Let's together reduce emissions naturally

Thierry Aubert

3 minutes | 14. January 2020
Degree of technical knowledge

Reducing emissions from ruminants (part 2)

In the first part of this article you could learn all about how methane is produced in the rumen of ruminants and what makes methane so dangerous for the climate. But how can methane production be reduced – and what role can phytogenics play?

After reading this second part of the article, you will know...

…how methane production of ruminants can be reduced

…how phytogenics can contribute to mitigate methane production

What about reducing emissions from ruminants?

So far, several strategies regarding feeding, feed additives, feed conversion efficiency, microbial interventions or management practices show promising results to reduce enteric methane production from livestock.

In dairy cows, improving feed conversion efficiency (the amount of feed consumed per l of milk produced) leads to a decrease of methane output per litre of milk, because methane production decreases due to a higher milk production. Simply put, the more milk the cow produces, the less methane is emitted per litre produced (Fig. 1).

The CH4 emission per cow and year increases with increasing performance level or higher feed intake. More importantly, however, the CH4 emission per kg of milk or per kg of produced edible milk protein falls in a curve (after Flachowsky and Brade, 2007)

Supplementing polyunsaturated fatty acids (PUFA) and middle chain fatty acids (MCFA) describe another possibility to reduce methane production, as PUFA and MCFA have a negative effect on protozoa and methane producing archaea. However, their application is associated with a decrease in milk yield and milk fat content, as these fatty acids can become toxic to the entire ruminal flora.

Another way of reducing methane output in dairy cows is feeding diets rich in nonstructural carbohydrates and concentrates. As there is a higher amount of propionate produced when feeding high digestible carbohydrates with high amount of fermentable energy, those diets have a lower output of methane. However, they show an enhanced risk of acidosis.

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Rumen microbial community composition varies with diet

Did you know that we have different methane production depending on the microbial microflora composition (methanogenic archaea, protozoa, fibrolytic bacteria, amylolytic bacteria)? Some studies have shown that the way young calves are fed can change the microflora of the rumen in the long term, with consequences for methane production.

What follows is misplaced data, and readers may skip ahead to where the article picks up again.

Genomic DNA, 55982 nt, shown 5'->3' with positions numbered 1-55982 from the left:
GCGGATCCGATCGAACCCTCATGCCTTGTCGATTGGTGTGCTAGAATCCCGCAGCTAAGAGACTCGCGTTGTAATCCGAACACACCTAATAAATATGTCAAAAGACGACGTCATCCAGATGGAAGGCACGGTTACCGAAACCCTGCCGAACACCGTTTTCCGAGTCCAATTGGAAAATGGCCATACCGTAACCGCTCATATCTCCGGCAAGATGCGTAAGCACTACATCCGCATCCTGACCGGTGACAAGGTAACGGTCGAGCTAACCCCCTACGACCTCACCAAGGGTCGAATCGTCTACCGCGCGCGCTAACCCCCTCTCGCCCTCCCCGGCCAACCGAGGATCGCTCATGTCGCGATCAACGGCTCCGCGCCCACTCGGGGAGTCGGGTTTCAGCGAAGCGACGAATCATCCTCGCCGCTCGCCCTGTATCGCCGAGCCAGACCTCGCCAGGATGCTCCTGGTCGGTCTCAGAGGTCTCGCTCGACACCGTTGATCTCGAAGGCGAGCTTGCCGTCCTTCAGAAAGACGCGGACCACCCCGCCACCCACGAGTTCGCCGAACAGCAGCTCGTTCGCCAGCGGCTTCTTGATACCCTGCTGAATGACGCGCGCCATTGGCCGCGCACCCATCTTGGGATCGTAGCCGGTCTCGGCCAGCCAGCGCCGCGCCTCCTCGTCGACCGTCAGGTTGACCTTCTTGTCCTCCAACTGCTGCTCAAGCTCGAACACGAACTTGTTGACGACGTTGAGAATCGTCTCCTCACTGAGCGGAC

How can phytogenics contribute to reducing emissions in ruminants?

A lot of research has been conducted on strategies to reduce methane emissions from dairy cows and beef cattle, focusing on nutritional solutions. Feed additives, including phytogenic (plant-derived) products, have been able to substantially up-value ruminant rations for years, be it for reasons of improving performance, protein efficiency or energy efficiency. But plant derived products are also on the rise when it comes to emission reduction in livestock production.

@ Gettyimages
© Delacon

As to reduce methane emitted by dairy cows, it is necessary to reduce methanogenic archaea bacteria. Decreasing the protozoa level in the rumen leads to impaired synergies between entodiniae (protozoa) and the archea bacteria. Some plant extracts, certain essential oils and saponins, are known for their effectiveness against these bacteria and protozoa and help to control them. Moreover, the use of saponins leads to an improved propionate pathway and thus, decreasing methane production as well.

Be a Pro and use the power of plants

Figure 2 shows the results of an in vivo trial with dairy cows that were fed a phytogenic feed additive, perfectly aligned on the specific needs of ruminants, which led to a reduction of methane emitted of about 6.5% (22.2 g/l milk), compared to control animals (23.7 g/l milk). Results of this trial also proved the possibility to reduce methane production whilst at the same time increasing milk yield by about 1.8 l per day (data not shown).

Feed efficiency increased by about 5% (1.29 l/kg vs 1.26 l/kg DMI) due to the addition of the phytogenic feed additive compared to the control group. This underlines that the phytogenic feed additive improved the protein and energy efficiency of the diet whilst contributing to an obvious reduction of methane emissions.

Fig. 2 – Reduction of methane emissions in dairy cows by the use of a phytogenic feed additive, INRA 2011, in vivo trial

 

Challenges regarding sustainable dairy production with respect to the ever-present environmental problems, especially facing the climate change, emphasise the importance of nutritional expertise and optimum feeding management. Phytogenic feed additives have shown their ability to improve performance, support resilience of the animal and at the same time contribute to a reduction of emission losses in livestock. Hence they represent a crucial though natural tool on the frontline in the challenge of managing the balancing act of profitable and yet environmentally friendly livestock production.

 

Any further questions about phytogenics in ruminants?

Thierry Aubert
Species Leader Ruminants at Delacon | Website

Thierry Aubert can look back on 15 years of experience in the premix, feed and meat industry. Since the beginning of his career, Thierry is in regular exchange with the farmers to understand their challenges and needs. In 2013 he joined Delacon as Species Leader Ruminants. With a team, he is in charge of global product development for the ruminant species and customer technical support. Since spring 2018, his task areas have extended: He is also responsible for the coordination of the Reginal Technical Managers worldwide now. In his leisure time, he likes also running and already participated in several marathons.